Another unusual aspect of the asset allocation is the low exposure to the US, which only accounted for 18.4% of the fund at the end of the year. To make up the shortfall the portfolio is massively overweight in Asia Pacific ex Japan and Latin America/Emerging Markets that make up 28.9% and 18.7% of the year-end exposures. These regions both had a really strong year, especially with respect to the holdings in Taiwan, Thailand and Brazil.
During the year the investment trust paid three interim dividends of 10.5p per share with the Board recommending a final distribution of 16.0p that will be paid in May assuming that it is approved at the AGM. Once ratified, the total dividend of 47.5p would be 2.2% higher than last year and based on the recent share price of £11.84 gives the fund a historic yield of 4%.
Murray International has an excellent long-term record and offers a very different type of exposure to most of the other UK Growth and Income funds.
The annual dividend was 1.08x covered by revenue of 51.2p per share. This was up 12.0% during the year due mainly to the fall in the value of the pound. Most of the revenue comes from overseas companies and is paid in the local currencies before being converted into sterling on receipt. The upshot is that movements in the exchange rate can have a large impact on the annual revenue.
If the pound appreciates it would put pressure on the income, but the Board intends to maintain a progressive dividend policy. In order to do this it will add to or draw from the revenue reserves whenever necessary. These are just under £71m, which would be enough to pay out dividends at the current level for a whole year.
Gearing, charges and discount
The Board uses gearing for investment or to purchase the company’s own shares and has stipulated that it should not exceed 30% of net assets. In practice it has been much more modest than this and was down from 17.4% at the start of the year to 12.5% at the end.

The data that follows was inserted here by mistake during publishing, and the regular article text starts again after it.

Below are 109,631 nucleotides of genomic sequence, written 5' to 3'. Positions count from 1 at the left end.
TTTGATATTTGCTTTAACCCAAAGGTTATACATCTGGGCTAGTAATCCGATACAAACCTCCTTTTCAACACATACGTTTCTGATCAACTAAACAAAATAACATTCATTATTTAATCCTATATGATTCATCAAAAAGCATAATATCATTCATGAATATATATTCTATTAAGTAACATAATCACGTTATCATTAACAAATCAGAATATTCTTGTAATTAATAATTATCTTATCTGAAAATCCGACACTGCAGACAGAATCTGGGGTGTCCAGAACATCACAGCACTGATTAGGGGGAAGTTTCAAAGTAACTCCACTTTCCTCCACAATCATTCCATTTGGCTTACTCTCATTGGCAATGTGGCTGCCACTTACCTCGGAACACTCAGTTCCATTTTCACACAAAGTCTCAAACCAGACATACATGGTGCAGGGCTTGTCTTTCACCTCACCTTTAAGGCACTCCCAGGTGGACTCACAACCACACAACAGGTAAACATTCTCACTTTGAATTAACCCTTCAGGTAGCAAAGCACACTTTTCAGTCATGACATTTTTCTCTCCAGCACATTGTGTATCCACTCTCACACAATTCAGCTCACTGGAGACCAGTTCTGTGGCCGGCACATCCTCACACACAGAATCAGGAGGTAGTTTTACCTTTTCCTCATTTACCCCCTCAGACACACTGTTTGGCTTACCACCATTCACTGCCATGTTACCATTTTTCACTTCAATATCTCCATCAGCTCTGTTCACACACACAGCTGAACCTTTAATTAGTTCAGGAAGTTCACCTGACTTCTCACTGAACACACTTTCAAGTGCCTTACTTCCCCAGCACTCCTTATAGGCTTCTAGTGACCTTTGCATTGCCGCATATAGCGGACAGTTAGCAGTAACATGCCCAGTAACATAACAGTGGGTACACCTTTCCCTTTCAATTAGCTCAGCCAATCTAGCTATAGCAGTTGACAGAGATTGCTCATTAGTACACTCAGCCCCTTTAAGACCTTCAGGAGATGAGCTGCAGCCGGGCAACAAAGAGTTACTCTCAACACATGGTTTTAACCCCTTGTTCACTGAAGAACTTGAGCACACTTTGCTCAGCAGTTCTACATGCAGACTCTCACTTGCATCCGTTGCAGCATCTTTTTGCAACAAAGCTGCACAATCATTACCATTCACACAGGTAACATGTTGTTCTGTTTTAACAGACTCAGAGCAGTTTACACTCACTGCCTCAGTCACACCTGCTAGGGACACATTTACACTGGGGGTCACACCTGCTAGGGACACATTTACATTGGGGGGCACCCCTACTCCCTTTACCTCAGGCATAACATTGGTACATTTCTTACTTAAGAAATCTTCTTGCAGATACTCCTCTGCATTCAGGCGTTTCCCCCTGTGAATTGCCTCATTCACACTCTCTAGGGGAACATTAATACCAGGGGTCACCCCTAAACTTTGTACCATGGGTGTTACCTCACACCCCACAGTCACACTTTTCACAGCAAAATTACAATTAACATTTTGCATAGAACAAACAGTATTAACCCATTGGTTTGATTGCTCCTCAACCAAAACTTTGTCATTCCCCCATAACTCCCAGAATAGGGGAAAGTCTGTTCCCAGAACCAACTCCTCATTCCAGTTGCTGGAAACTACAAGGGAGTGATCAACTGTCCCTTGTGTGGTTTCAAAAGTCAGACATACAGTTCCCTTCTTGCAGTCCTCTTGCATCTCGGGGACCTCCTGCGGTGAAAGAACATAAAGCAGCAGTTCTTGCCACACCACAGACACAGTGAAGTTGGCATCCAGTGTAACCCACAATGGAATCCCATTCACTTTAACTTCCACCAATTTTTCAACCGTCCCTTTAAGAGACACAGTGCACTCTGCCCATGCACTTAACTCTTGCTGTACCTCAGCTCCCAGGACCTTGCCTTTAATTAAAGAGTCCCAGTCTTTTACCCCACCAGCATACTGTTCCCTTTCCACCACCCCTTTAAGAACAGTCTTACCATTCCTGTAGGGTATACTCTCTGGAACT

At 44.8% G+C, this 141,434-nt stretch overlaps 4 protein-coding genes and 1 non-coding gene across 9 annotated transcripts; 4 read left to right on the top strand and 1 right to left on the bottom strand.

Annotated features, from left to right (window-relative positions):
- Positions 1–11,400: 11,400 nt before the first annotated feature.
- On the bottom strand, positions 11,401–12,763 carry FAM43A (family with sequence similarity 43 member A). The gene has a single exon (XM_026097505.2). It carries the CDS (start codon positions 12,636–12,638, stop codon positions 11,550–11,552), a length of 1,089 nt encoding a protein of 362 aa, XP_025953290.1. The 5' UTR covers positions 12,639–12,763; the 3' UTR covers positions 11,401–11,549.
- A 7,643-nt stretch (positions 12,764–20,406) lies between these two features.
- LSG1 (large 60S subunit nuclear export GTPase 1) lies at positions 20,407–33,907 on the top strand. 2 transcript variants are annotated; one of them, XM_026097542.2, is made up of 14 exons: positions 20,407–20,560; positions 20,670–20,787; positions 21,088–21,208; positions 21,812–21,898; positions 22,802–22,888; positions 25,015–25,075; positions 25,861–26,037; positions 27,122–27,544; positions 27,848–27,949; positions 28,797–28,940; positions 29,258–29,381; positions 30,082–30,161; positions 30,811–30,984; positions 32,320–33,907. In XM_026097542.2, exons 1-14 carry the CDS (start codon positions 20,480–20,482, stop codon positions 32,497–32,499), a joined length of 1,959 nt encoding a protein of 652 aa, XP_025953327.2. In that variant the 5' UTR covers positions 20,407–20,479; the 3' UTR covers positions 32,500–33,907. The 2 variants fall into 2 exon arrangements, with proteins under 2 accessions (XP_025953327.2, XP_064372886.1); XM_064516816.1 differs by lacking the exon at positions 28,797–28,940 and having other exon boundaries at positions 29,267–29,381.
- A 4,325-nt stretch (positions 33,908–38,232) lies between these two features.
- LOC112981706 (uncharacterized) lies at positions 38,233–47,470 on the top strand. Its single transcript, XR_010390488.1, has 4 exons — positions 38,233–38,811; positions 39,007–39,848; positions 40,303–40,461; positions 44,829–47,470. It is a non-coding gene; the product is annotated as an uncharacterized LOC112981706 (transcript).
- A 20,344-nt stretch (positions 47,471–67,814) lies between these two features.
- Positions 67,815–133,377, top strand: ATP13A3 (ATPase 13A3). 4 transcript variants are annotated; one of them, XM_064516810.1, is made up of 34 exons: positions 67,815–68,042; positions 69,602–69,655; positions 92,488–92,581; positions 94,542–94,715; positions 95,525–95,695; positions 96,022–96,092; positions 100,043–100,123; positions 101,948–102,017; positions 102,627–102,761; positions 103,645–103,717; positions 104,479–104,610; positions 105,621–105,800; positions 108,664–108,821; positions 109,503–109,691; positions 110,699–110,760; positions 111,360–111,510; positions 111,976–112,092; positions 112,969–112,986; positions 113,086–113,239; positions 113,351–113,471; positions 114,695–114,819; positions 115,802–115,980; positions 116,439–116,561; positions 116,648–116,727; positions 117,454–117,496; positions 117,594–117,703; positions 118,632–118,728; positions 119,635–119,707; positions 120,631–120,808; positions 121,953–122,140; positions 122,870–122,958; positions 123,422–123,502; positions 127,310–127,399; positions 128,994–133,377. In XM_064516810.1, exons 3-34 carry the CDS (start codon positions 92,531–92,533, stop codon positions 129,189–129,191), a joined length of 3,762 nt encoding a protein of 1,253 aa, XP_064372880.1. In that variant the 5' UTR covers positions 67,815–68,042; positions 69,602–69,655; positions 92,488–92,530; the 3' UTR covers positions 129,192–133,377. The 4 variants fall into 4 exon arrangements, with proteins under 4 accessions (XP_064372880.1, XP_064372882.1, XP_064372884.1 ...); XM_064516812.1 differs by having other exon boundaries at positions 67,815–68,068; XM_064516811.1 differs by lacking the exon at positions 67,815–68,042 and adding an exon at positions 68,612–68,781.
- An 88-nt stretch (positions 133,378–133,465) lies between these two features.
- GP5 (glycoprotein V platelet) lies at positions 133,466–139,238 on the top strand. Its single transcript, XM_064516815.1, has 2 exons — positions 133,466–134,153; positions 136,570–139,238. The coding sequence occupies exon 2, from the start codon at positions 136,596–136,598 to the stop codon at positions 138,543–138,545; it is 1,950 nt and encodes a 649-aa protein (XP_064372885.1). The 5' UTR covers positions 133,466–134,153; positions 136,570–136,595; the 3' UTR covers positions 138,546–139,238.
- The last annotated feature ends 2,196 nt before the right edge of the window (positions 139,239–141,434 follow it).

Like many other investment trusts the Board has successfully managed to negotiate lower management fees. Last year these were 0.5% of net assets plus borrowings, but the old arrangement has been replaced by tiered charges and the performance fee has been scrapped.
In 2016 the management fee was charged at 0.575% of net assets up to £1.2bn, 0.5% between £1.2bn and £1.4bn, and 0.425% above this. The end result was that the ongoing charges fell from 0.75% in 2015 to 0.68% last year.
The Board operates a discount control policy and has the authority to issue up to 10% of the company’s shares at a premium and to buy back up to 14.99% of them at a discount. This has enabled it to achieve a narrow average discount of 0.98% over the last 12 months and it is hoping to receive approval from shareholders to renew both authorities at the forthcoming AGM.
Murray International has an excellent long-term record and offers a very different type of exposure to most of the other UK Growth and Income funds. Its high weighting in Asia Pacific ex Japan and Latin America detracted from the performance in 2013, 2014 and 2015 but came good last year, and this has continued into 2017 with the NAV up another 9% year-to-date.
The fund offers an attractive yield of 4% that is fully covered by earnings and with a large revenue reserve that would help to offset any pressure from a stronger pound. It has delivered exceptional performance in the last 15 months and makes a useful diversifying source of income and growth, especially with the shares trading on a wider than normal discount of 3%.